linux dependency hell

One of the old servers I discovered in a forgotten office was running Debian 4. We wanted to do a physical to virtual (P2V) migration so it was no longer running on the old hardware, which was about 8-10 years old. Unfortunately, this old box was not running SSH, and, as seems to happen with “things that have been forgotten”, nothing “just works”.

In order to run VMWare Converter you need to have ssh access. But, sshd was not running on the box, and it appeared the binaries were missing.

I tried to run aptitude install openssh-server and found there was a dependency problem where libc6-dev had been updated to 2.7-18lenny7, but libc6 was still using 2.7-18lenny4. All attempts to update libc6 were met with errors finding programs like locale, or ldconfig, or /etc/init.d/glibc.sh. The /etc/apt/sources.list was so old the mirror no longer existed, so I looked up Debian’s archives and changed it to http://archive.debian.org/debian-archive/debian and did an aptitude clean and aptitude update.

At this point I could actually download packages again, but upgrading still failed. After trying to clear aptitude’s cache and trying again, it still failed. So, I ran aptitude download libc6, and then ran dpkg-deb -x libc6*.deb libc6-unpacked

I then copied the ldconfig and glibc.sh programs from the extracted folder and put them back on the system where they were supposed to be. Then I ran dpkg -i libc6_2.7-18lenny8_amd64.deb, which successfully installed and allowed me to run aptitude upgrade to bring the whole box up to date and run aptitude install openssh-server.

Great, back to VMWare Converter. Enter the IP, name, and password… and error: Unable to query live Linux source. I tested out connecting to the box with an ssh client and was greeted with “Permission denied” as soon as I connected. Looking at the sshd_config revealed there it had no “PasswordAuthentication yes” line, so I added that and did service sshd restart. Now the VMWare Converter could connect and the migration started running.

The next problem was the import failed. Looking at the box start up it could not find the root partition on /dev/hda1. VMWare 5.0 uses LSI Logic SATA drives, so it was clear the old kernel was compiled without the correct drivers. Back to the old box, download the linux src, extract it, make menuconfig, I went with most of the defaults but added Executable Emulation for 32bit binaries on an amd64 core. Did a make, make-modules_install install. The old box was using lilo, but someone had tried to install grub, so I finished the config file and had it point to the old kernel with a boot option for the new kernel. Ran grub-install, rebooted, then ran the converter again.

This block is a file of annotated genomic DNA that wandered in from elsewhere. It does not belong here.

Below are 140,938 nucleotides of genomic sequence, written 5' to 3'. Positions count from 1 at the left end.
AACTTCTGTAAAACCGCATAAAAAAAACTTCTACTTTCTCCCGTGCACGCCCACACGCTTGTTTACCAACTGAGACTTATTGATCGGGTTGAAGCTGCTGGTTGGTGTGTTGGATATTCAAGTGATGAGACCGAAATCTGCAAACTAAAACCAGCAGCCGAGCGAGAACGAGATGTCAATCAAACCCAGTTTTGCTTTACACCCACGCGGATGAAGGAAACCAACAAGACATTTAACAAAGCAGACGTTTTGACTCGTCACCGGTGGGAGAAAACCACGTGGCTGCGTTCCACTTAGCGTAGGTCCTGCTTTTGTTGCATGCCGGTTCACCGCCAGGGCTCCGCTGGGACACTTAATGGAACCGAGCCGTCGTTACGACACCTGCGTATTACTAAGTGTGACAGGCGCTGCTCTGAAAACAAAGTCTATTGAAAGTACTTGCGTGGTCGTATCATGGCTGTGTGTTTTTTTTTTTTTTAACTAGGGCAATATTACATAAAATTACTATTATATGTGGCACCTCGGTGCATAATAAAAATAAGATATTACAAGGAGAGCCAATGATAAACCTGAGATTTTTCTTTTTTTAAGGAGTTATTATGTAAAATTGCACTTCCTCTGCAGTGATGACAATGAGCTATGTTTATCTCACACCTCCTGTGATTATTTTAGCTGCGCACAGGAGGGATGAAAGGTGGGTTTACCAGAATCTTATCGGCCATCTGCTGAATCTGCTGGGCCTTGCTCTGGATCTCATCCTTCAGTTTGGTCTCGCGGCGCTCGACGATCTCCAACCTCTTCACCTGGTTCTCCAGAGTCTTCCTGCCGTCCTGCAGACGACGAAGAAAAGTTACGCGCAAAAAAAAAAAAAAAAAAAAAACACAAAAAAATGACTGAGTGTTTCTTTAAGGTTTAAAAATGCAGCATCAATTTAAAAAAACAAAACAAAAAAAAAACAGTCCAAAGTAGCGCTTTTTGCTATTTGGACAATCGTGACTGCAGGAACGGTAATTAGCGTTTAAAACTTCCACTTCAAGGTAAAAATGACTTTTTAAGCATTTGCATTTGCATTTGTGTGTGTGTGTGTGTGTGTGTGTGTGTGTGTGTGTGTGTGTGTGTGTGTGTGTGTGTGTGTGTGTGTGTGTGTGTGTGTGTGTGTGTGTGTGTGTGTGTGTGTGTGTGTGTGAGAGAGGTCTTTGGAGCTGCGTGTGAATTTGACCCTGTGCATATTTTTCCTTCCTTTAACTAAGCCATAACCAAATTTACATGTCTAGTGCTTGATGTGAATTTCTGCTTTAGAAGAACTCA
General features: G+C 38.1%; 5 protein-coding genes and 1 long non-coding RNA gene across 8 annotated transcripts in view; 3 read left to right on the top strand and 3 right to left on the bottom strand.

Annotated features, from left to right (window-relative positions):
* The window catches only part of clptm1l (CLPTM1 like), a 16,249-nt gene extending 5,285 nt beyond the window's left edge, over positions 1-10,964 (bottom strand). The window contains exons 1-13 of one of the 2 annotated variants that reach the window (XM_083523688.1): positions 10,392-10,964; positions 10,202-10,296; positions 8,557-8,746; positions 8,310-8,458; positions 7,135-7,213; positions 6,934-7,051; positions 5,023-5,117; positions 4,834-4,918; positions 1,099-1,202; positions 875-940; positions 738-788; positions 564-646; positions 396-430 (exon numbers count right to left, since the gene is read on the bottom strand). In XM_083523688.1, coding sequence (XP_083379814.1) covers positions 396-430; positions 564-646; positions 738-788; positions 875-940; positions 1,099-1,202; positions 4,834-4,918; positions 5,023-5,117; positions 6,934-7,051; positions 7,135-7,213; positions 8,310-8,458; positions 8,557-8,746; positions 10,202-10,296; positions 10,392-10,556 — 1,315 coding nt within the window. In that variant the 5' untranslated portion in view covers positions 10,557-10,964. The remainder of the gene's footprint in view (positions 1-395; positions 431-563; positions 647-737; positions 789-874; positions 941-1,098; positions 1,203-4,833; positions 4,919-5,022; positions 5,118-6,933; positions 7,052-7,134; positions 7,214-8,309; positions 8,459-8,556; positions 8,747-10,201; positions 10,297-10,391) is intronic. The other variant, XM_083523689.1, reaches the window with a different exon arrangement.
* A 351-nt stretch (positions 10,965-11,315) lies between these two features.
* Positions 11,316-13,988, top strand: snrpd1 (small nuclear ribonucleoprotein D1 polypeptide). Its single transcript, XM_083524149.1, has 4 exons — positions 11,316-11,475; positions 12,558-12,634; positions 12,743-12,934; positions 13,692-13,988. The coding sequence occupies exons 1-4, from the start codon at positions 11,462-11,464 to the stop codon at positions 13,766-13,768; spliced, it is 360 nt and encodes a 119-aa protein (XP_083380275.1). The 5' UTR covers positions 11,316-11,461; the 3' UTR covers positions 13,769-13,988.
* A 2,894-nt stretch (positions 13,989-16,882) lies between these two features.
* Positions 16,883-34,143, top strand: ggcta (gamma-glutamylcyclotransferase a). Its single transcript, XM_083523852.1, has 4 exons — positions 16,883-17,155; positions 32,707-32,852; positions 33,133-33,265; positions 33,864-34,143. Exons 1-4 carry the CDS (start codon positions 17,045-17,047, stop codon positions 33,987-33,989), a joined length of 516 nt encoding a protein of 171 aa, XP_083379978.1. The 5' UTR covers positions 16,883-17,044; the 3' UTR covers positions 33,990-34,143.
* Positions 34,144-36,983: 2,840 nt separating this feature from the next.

The new kernel didn’t have the right NIC drivers, so I let it boot into the old kernel. It failed at the same point during the conversion, but this time I just booted it myself and selected my new kernel and both the LSI Logic and VMXNET3 network cards worked, and the services all started up.


VMware 2.0 to 5.0 Migration

The things you find in old closets. Sometimes they might be better left in the closet, hidden from view, but when it is an old server and I’m trying to secure your network, it has to be dragged into light and exorcised.

One of my favorite discoveries has been an old 2008 server (I was worried is was going to be Windows NT!) that was running VMWare Server 2.0. Now, I’ve been doing IT for 20 years, but I had never actually seen VMWare Server 2.0 before. So this was quite an exciting discover. I felt like an archaeologist unearthing an ancient Roman artifact.

After the initial laughter and sending screenshots to everyone I know I decided to migrate the one VM (a Debian 4 distro) that was running on the server to the production environment so it could be backed up and decommissioned properly. But, the big question was, would I be able to successfully migrate it from VMWare 2.0 to VMWare 5.0?

Since you can’t convert an VM that is running, and nobody had the password for the old VM, I just powered it off. Then I loaded up VMWare Converter, told it to convert an “other” image type, and pointed it at the old-vm-servere$ and browsed to the vmdk file. It took an hour to migrate it and convert it to an ESX 5.0 host with hardware level 8. I went ahead and added a VMXNET3 network card instead of the old VMWare 2.0 “Flexible” network card. Then I powered the guest on and rooted the password (edit startup command and add init=/bin/bash, then run mount -rw -o remount /, change the root password, and reboot). Once I logged in with my new root password I modified /etc/network/interfaces to use the new network card and restarted the server again just to make sure everything worked. And it did!

Needless to say, I am very impressed that VMWare has made it so easy to migrate from a 2.0 guest to their latest 5.0 environment. So often big companies will leave no migration paths. This just shows that VMWare is a good company with a great product!



OSX Firewalls – a dismal experience

I’m spoiled on unix firewalls extreme flexibility, and paradoxically, Windows firewall ease of configuration.

There should be a good middle ground in there. Mac does a great job of “being” unix, but with a much easier interface than Windows. Which is a feat. But, let me just put on my rant hat and rant pants. WHAT THE HELL IS WRONG WITH THE OSX FIREWALL!?!?

Why would you move from ipfilters to the more featureful PF firewall that the unix environment offers, and then only provide a brain dead interface that allows you to select Applications to allow through the firewall, and ZERO ability to limit the networks or IPs that are allowed to use those applications?

What kind of security is provided by either allowing a) the entire world to access Screen Sharing, or b) nobody…

Yes, you can make an argument that the corporate firewall, or even your home router, should be acting as hardware firewall to protect you. But when I go to Starbucks, who is protecting me there? When I’m in the airport, who is protecting me? Nobody is. Thanks Apple.

Microsoft gets it right in this department. And, as far as I am concerned, Apple doesn’t even actually offer a useable firewall. At least not out of the box.